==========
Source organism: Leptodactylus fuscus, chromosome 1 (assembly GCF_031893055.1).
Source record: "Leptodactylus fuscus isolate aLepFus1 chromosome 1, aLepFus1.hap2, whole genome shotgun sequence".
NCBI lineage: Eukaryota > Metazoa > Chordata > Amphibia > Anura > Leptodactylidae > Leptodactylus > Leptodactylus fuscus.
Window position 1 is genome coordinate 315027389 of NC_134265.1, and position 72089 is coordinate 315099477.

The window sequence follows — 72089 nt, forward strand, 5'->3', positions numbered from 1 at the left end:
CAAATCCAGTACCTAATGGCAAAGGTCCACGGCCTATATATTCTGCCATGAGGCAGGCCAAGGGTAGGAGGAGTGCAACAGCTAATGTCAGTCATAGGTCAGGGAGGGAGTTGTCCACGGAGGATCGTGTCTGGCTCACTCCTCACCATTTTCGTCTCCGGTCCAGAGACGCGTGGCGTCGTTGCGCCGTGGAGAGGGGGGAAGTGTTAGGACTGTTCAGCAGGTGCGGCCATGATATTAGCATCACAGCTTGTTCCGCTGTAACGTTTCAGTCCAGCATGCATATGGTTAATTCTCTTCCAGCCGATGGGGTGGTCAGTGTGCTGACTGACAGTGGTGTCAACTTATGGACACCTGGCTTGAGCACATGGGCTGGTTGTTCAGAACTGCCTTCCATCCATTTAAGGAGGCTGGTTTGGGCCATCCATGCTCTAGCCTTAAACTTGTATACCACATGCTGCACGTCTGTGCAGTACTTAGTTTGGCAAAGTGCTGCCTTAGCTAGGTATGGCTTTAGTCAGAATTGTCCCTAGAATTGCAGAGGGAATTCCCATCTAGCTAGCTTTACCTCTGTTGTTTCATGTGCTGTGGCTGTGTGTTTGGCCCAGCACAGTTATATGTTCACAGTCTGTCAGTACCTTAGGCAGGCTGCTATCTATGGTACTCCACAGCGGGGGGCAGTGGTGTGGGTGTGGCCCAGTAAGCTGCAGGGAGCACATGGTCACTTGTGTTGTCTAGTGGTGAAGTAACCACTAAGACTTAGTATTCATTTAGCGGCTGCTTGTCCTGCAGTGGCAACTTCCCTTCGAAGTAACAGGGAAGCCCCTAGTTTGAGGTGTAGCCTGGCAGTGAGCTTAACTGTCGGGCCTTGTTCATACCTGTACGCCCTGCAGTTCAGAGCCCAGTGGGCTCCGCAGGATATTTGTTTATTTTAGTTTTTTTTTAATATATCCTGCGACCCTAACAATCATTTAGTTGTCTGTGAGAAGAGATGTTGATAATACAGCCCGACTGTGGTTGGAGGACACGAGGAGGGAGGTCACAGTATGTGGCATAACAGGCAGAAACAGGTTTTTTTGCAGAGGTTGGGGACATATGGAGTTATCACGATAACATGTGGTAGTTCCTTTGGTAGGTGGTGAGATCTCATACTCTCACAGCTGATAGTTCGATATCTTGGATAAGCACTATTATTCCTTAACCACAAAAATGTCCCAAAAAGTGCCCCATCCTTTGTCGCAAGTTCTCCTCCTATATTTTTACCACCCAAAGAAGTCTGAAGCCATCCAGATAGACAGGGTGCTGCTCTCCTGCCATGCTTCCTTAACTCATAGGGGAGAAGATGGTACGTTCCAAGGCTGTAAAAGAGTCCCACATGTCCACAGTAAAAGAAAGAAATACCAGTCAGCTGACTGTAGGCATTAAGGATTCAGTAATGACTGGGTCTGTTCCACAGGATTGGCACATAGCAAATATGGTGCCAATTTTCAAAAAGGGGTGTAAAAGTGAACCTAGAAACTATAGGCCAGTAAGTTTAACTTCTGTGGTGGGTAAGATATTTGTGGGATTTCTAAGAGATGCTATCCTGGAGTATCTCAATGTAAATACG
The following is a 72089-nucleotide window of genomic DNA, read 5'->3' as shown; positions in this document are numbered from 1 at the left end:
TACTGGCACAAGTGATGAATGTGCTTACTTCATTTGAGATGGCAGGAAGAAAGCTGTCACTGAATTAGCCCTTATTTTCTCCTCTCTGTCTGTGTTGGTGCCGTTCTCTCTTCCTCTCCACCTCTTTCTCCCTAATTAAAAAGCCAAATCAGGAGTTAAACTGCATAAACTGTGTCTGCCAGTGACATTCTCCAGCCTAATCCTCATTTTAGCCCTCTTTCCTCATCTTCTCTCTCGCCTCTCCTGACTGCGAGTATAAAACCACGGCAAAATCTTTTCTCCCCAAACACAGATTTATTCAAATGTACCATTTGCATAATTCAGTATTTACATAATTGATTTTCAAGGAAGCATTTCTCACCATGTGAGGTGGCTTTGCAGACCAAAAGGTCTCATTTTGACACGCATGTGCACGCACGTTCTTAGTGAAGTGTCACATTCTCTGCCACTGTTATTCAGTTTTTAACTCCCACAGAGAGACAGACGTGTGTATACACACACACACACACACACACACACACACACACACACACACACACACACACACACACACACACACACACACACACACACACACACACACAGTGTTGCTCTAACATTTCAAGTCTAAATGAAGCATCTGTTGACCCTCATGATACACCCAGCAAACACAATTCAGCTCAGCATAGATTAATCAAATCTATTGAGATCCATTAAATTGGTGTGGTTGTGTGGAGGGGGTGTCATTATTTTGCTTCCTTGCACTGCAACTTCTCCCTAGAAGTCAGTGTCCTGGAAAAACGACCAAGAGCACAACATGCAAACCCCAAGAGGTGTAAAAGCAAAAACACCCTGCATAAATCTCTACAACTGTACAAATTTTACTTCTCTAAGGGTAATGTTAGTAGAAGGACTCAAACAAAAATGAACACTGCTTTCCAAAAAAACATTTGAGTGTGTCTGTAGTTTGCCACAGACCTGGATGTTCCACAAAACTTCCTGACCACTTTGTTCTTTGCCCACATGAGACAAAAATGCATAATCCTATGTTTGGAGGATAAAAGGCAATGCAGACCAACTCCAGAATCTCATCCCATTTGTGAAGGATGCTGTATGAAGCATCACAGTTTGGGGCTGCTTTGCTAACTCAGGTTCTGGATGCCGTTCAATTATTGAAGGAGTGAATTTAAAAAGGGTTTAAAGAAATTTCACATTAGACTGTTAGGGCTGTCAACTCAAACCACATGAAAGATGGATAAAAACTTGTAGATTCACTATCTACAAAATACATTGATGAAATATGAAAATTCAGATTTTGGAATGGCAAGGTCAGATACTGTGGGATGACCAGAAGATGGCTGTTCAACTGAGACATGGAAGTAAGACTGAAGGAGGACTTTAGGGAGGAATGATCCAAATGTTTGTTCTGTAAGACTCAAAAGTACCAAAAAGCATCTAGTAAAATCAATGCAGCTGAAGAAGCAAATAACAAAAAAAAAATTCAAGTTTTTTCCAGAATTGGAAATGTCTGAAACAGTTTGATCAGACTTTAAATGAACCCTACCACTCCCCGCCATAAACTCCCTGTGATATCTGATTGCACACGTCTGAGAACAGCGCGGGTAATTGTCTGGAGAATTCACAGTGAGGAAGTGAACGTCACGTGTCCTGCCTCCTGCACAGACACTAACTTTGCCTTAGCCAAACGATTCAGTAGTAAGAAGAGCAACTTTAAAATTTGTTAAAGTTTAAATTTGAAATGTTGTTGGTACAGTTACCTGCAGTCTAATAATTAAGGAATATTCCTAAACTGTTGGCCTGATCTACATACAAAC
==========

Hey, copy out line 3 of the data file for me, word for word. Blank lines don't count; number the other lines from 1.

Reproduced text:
NCBI lineage: Eukaryota > Metazoa > Chordata > Amphibia > Anura > Leptodactylidae > Leptodactylus > Leptodactylus fuscus.